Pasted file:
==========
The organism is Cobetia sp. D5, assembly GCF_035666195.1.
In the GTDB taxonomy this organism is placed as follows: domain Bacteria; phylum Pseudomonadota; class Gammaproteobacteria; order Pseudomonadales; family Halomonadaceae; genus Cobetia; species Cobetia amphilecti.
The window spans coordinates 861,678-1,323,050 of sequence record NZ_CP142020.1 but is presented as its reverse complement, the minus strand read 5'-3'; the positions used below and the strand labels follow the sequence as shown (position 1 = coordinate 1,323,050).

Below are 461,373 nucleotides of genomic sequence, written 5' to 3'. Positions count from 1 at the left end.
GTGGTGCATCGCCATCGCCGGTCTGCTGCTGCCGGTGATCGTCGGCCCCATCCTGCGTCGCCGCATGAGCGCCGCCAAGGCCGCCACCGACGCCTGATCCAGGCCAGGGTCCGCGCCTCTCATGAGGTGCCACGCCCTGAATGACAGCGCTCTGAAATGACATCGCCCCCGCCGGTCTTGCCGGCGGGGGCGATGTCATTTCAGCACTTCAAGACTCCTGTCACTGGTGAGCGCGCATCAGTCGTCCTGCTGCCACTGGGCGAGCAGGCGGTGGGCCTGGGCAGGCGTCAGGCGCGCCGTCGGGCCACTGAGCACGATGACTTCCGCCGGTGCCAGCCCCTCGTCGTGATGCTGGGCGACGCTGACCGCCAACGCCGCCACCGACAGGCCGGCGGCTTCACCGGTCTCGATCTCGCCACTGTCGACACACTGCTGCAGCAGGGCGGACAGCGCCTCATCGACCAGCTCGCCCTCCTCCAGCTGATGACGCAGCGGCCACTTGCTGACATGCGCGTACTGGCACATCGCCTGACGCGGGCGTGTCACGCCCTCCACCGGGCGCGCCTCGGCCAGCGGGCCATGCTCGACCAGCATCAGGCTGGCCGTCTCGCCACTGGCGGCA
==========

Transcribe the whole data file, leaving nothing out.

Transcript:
The organism is Cobetia sp. D5, assembly GCF_035666195.1.
In the GTDB taxonomy this organism is placed as follows: domain Bacteria; phylum Pseudomonadota; class Gammaproteobacteria; order Pseudomonadales; family Halomonadaceae; genus Cobetia; species Cobetia amphilecti.
The window spans coordinates 861,678-1,323,050 of sequence record NZ_CP142020.1 but is presented as its reverse complement, the minus strand read 5'-3'; the positions used below and the strand labels follow the sequence as shown (position 1 = coordinate 1,323,050).

Below are 461,373 nucleotides of genomic sequence, written 5' to 3'. Positions count from 1 at the left end.
GTGGTGCATCGCCATCGCCGGTCTGCTGCTGCCGGTGATCGTCGGCCCCATCCTGCGTCGCCGCATGAGCGCCGCCAAGGCCGCCACCGACGCCTGATCCAGGCCAGGGTCCGCGCCTCTCATGAGGTGCCACGCCCTGAATGACAGCGCTCTGAAATGACATCGCCCCCGCCGGTCTTGCCGGCGGGGGCGATGTCATTTCAGCACTTCAAGACTCCTGTCACTGGTGAGCGCGCATCAGTCGTCCTGCTGCCACTGGGCGAGCAGGCGGTGGGCCTGGGCAGGCGTCAGGCGCGCCGTCGGGCCACTGAGCACGATGACTTCCGCCGGTGCCAGCCCCTCGTCGTGATGCTGGGCGACGCTGACCGCCAACGCCGCCACCGACAGGCCGGCGGCTTCACCGGTCTCGATCTCGCCACTGTCGACACACTGCTGCAGCAGGGCGGACAGCGCCTCATCGACCAGCTCGCCCTCCTCCAGCTGATGACGCAGCGGCCACTTGCTGACATGCGCGTACTGGCACATCGCCTGACGCGGGCGTGTCACGCCCTCCACCGGGCGCGCCTCGGCCAGCGGGCCATGCTCGACCAGCATCAGGCTGGCCGTCTCGCCACTGGCGGCA